I called the 78-year-old Crim at his home in Florida to see if Ferrell does the role justice. Read more »
Drop everything and watch Bridegroom right now.
The biggie on this month’s list of new films to appear on Netflix Instant is the much-much-recommended Bridegroom, an emotional documentary that tells the story of a gay couple whose time together was cut short by tragedy. It’s an eye-opening must-watch for anyone — gay or straight — but it will speak loudest to those LGBTers dealing with intolerant families. (Quick tip: View with a full box of Kleenex.)
Another tear-jerker, Any Day Now, starring the marvelous Alan Cumming, also made its way from DVD to instant streaming. For those who don’t mind waiting, I’ve also included a list of DVD-only rentals Behind the Candelabra and Petunia, and some that should be coming down the pipe any day now. Check below for more info and trailers.
This month’s newest films on Netflix Instant after the jump »
With the debut of American Hustle, there’s talk that Philly homeboy Bradley Cooper may be in the Oscar running a second year in a row, after last year’s Silver Linings Playbook. There’s also plenty of talk about his hair.
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If you missed the Philadelphia premiere of Battle of amFAR at this year’s QFest, you can catch it with the rest of the world tonight when it airs for the first time on HBO. Coming on the heels of World AIDS Day, the 40-minute documentary chronicles the mission of unlikely partners in crime Elizabeth Taylor and research scientist Dr. Mathilde Krim to create the nation’s first AIDS research foundation, amFAR. The ladies’ mission was to reveal the disease as a worldwide pandemic in the attempt to generate more funding for scientific research. The doc depicts their hard-fought journey and ultimate successes, and highlights the org’s continuing importance in today’s fight for a cure. Plus, a healthy dose of White Diamonds-era Liz only enhances the film as a mandatory watch for all LGBTers.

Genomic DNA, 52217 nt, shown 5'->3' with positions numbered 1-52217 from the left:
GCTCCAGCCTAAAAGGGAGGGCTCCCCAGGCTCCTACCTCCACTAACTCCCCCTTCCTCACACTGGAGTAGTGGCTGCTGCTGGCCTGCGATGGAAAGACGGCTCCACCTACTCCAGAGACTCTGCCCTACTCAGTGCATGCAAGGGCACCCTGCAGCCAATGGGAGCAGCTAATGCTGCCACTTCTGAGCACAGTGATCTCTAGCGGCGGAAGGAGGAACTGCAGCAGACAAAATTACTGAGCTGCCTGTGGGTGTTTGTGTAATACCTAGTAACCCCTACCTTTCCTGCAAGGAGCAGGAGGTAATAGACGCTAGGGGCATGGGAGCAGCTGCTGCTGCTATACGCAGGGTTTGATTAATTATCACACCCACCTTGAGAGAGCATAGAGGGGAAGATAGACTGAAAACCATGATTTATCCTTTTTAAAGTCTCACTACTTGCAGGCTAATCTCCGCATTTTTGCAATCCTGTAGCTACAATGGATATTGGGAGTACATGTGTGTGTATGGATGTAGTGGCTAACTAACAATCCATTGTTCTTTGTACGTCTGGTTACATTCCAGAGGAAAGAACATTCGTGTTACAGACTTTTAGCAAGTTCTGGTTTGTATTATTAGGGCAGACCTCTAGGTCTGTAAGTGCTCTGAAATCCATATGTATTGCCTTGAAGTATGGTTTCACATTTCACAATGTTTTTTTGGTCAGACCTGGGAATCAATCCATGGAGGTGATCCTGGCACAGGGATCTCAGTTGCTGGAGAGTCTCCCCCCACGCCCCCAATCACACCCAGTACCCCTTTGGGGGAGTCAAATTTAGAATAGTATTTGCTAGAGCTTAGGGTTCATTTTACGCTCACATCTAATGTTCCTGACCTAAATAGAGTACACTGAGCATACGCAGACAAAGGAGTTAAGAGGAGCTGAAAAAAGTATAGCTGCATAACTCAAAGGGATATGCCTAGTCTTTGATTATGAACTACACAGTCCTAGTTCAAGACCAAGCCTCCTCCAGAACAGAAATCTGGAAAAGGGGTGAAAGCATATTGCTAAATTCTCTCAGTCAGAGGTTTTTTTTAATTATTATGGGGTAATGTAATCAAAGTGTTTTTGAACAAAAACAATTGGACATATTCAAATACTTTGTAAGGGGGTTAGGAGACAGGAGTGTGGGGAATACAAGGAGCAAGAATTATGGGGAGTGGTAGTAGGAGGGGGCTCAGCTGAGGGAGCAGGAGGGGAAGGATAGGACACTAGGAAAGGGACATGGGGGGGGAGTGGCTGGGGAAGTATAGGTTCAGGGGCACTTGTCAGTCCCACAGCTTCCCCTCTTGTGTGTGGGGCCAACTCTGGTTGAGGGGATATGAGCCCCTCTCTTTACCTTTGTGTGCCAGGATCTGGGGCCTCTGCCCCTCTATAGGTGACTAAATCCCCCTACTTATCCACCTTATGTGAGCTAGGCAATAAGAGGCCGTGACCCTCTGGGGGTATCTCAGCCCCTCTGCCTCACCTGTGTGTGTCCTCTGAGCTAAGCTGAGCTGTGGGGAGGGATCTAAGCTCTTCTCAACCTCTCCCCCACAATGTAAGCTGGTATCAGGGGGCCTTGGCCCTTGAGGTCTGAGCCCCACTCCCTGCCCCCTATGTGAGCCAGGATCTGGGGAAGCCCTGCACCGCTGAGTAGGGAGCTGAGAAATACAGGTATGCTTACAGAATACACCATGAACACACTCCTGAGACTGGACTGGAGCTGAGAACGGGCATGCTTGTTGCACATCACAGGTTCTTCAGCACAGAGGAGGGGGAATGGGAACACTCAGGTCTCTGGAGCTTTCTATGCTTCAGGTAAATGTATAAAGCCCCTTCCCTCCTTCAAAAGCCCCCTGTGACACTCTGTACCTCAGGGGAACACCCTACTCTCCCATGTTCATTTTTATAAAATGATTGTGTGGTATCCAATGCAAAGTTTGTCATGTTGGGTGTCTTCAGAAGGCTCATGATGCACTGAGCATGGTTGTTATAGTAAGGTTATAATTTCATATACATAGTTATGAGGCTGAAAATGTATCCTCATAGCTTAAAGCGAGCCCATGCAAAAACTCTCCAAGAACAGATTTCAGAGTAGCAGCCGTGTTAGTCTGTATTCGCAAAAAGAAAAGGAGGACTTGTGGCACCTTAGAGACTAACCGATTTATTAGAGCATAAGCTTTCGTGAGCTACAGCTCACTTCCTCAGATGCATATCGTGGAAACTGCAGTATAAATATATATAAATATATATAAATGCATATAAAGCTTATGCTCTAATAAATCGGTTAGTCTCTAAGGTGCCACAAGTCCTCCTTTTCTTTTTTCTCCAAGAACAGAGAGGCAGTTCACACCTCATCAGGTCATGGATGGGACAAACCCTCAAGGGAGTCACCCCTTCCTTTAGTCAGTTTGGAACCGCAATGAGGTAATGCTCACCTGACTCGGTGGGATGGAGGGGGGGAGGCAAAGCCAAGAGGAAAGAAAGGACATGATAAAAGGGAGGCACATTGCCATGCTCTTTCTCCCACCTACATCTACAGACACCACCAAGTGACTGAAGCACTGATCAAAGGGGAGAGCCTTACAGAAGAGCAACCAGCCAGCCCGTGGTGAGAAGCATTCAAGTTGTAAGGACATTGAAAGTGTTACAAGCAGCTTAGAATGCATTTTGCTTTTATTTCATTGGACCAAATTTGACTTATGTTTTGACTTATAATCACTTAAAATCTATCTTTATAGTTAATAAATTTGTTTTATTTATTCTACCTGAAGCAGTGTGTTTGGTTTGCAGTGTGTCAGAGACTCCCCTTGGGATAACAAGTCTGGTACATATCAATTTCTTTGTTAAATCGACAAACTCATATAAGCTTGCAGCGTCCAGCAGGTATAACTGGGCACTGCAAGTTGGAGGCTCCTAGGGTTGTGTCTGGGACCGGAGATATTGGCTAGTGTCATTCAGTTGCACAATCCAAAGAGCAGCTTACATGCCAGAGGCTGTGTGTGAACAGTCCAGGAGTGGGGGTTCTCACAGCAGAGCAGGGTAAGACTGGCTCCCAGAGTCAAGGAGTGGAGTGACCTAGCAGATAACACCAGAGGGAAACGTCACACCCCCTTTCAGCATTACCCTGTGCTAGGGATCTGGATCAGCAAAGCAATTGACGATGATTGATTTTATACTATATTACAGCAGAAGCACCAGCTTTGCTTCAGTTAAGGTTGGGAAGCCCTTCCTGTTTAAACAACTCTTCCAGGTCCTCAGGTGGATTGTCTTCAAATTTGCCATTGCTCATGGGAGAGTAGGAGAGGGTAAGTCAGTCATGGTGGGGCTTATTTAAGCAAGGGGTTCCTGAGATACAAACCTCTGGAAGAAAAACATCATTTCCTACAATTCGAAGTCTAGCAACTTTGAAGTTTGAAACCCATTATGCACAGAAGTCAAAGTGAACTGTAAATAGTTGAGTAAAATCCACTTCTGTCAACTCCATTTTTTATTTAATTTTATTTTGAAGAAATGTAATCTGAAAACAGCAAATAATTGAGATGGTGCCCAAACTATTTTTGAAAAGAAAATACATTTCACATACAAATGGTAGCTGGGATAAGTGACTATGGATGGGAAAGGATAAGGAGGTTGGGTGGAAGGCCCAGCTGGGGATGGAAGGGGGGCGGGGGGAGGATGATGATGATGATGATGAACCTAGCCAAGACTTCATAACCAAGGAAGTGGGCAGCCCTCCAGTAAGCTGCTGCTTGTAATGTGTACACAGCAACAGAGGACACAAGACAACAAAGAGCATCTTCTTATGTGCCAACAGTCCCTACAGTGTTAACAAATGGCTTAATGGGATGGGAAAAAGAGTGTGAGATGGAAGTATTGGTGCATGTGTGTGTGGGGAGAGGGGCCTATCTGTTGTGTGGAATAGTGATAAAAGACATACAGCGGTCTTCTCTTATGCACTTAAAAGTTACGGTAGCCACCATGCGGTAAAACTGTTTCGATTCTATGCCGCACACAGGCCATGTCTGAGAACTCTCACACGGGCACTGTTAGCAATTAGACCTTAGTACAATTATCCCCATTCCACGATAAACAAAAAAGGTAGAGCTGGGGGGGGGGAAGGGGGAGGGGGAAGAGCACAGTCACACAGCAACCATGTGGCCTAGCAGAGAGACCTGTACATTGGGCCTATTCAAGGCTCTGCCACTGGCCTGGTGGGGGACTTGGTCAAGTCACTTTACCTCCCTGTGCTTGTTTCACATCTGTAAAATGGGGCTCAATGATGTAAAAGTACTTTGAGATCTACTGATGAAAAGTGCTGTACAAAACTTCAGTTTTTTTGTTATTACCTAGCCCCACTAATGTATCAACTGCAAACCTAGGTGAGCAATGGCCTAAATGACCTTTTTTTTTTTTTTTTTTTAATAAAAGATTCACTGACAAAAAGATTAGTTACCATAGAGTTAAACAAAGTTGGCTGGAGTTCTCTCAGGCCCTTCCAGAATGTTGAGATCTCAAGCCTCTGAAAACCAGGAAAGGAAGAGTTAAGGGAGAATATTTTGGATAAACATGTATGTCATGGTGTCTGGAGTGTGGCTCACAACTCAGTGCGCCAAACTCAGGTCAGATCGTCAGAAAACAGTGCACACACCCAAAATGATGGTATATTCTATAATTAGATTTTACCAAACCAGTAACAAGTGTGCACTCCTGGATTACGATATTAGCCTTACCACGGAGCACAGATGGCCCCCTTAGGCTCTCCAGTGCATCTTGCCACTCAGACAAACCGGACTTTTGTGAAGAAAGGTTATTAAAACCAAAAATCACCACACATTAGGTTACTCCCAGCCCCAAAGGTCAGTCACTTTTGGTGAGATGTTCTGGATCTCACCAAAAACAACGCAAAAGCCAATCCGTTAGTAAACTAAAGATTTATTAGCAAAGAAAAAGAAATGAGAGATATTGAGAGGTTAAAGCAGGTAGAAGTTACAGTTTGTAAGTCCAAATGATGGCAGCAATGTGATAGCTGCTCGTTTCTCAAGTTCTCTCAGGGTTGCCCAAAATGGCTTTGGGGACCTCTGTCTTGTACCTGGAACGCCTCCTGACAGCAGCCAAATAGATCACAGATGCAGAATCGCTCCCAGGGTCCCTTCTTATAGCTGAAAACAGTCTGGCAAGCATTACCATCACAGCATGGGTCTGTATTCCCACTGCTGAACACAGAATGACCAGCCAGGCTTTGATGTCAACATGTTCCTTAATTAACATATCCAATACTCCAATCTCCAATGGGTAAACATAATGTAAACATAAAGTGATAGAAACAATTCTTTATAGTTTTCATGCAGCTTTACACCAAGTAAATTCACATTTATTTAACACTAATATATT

It airs tonight at 9 p.m. Check out the trailer below.
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Thanksgiving’s over. Chanukah is under way. The Christmas season is just beginning. And with it, the time of year to watch your favorite holiday movies. We’ve scoured the Internet far and wide to find some of the best holiday entertainments — places you can watch classic Christmas movies either for free, or for the minimal cost of a subscription (Netflix, Hulu Plus, Amazon Prime) that you’re probably already paying anyway.
Here are some of our favorites:
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We’re coming up fast on one of the biggest movie-going weekends of the year, so here’s our quickie Thanksgiving screen guide: What’s in theaters right now — and why you should spring for a ticket.
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The Hunger Games: Catching Fire Philadelphia showtimes.
It’s not all about Jennifer Lawrence. OK, it pretty much is. As talented as she is eminently lovable (that’s kind of a talent too, right?), the Oscar winner is the face that launched a thousand she’s-just-like-us proclamations, a shockingly sincere starlet in a field characterized by uncomfortable staring and needy thespian bullshit. She’s a bit of a Hollywood unicorn, an actor whom everyone feels comfortable admiring without having to file any paperwork with the National Bureau of Celeb-Crush Caveats.